Over 190 species have been reported on eBird from Mt. Calvert. The Patuxent River Park’s official bird checklist for the Jug Bay area of the Patuxent River lists 305 species.

Soras are a specialty during fall migration, when they come in to feed on wild rice in the marshes; walk down to the canoe/kayak launch to listen for them.  Virginia Rail is also possible. Also check here for Marsh Wrens, Least Bitterns, terns, herons and egrets in spring and summer. In winter, stand on the knoll near the house and parking area to scope the waters of the river for waterfowl and gulls.  In late summer, use that vantage point to look for terns. Check the agricultural fields in winter for pipits and sparrows, including Savannah and White-crowned. Grasshopper Sparrows may be present in summer, and Swamp Sparrows use the marshes in winter. American Tree Sparrows use the hedgerows of the rail-trail some winters. All year, walk the trail along the old railway bed to look for songbirds, plus waterfowl and shorebirds in the Charles Branch marsh.


Free parking in grassy area (signed) near the house; also at the start of the rail-trail near the entrance gate. Do not park in crop fields or in the signed “No Mow” area. Do not park in front of the private residences near the entrance gate.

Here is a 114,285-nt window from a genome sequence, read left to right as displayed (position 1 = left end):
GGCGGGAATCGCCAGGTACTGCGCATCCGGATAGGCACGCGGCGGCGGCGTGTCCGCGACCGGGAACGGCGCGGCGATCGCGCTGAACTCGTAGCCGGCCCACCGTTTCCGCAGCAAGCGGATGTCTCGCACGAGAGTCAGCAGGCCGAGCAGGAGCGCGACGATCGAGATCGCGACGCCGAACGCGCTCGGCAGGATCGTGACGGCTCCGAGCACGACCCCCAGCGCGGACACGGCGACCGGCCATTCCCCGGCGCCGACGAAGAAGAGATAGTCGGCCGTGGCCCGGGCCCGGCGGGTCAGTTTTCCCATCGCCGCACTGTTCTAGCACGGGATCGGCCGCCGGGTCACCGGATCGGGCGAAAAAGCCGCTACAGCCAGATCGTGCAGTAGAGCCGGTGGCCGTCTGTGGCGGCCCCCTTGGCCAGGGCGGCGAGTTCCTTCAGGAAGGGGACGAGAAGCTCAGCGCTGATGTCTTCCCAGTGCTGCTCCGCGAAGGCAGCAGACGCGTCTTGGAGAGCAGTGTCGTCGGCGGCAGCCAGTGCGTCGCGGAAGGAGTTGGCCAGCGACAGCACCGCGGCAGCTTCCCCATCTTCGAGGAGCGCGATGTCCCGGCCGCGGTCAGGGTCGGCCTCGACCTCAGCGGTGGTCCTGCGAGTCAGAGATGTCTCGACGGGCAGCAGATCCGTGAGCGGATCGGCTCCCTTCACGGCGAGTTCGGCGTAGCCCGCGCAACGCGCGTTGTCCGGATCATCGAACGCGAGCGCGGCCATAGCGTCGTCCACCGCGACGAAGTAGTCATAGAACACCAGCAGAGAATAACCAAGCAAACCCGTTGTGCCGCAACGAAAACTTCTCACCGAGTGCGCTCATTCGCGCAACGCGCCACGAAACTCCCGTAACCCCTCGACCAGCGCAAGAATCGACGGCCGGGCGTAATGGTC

Special Features:

Archaeological excavations open for visits on most Saturdays from April through October. House has exhibits focusing on local history of tobacco plantations, slavery, Native Americans. Outdoor placards detail events of War of 1812. ▪️ Jug Bay is a component of the Chesapeake Bay National Estuarine Research Reserve. ▪️ Patuxent River Park is a site on the Chesapeake Bay Gateways Network, a partnership led by the National Park Service. ▪️ The Jug Bay area has been designated an Important Bird Area by the National Audubon Society. ▪️ Mount Calvert is one of the sites on the Patuxent Water Trail. ◾ The local chapter of the Maryland Ornithological Society is the Patuxent Bird Club, which offers field trips and meetings with informative programs, all free and open to the public.


From US Route 301 at MD Route 4 near Upper Marlboro, go south on Route 301 for about 4.0 miles and turn left (southeast) onto MD Route 382/Croom Road. Proceed on Croom Road for about 2.3 miles; then turn left onto Mount Calvert Spur Road. In 900 feet, at the T-intersection, turn left again (east), onto Mount Calvert Road. The entrance gate to Mount Calvert is straight ahead at the end of the road (about 2.8 miles).

Nearby Sites:

Patuxent River Park – Jug Bay Natural Area; Jug Bay Wetlands Sanctuary (Anne Arundel County); Merkle NRMA; Milltown Landing WMASchoolhouse Pond.


Bottomland DeciduousHedgerowsUpland Deciduous Lawn, Ballfields, Golf Course Agricultural Crop Fields or Fallow FieldsOld Fields, Shrubby Meadows Forested SwampFreshwater Marsh or FloodplainMud Flats (Tidal or Non-Tidal)Rivers & Streams


BeginnersHabitat Restoration ProjectHiking/Walking TrailsHistorical FeaturesLake, Pond, Bay, River, OceanNative Plant Garden or Meadow/Pollinator PlantsObservation Platform or TowerParkingPets AllowedPicnic AreaVisitor Center, Interpretive Displays, Exhibits


Audubon Important Bird AreasChesapeake Bay Gateways NetworkHistorical SitesState Natural Areas & WildlandsThe Rivers of the Western ShoreWater Trails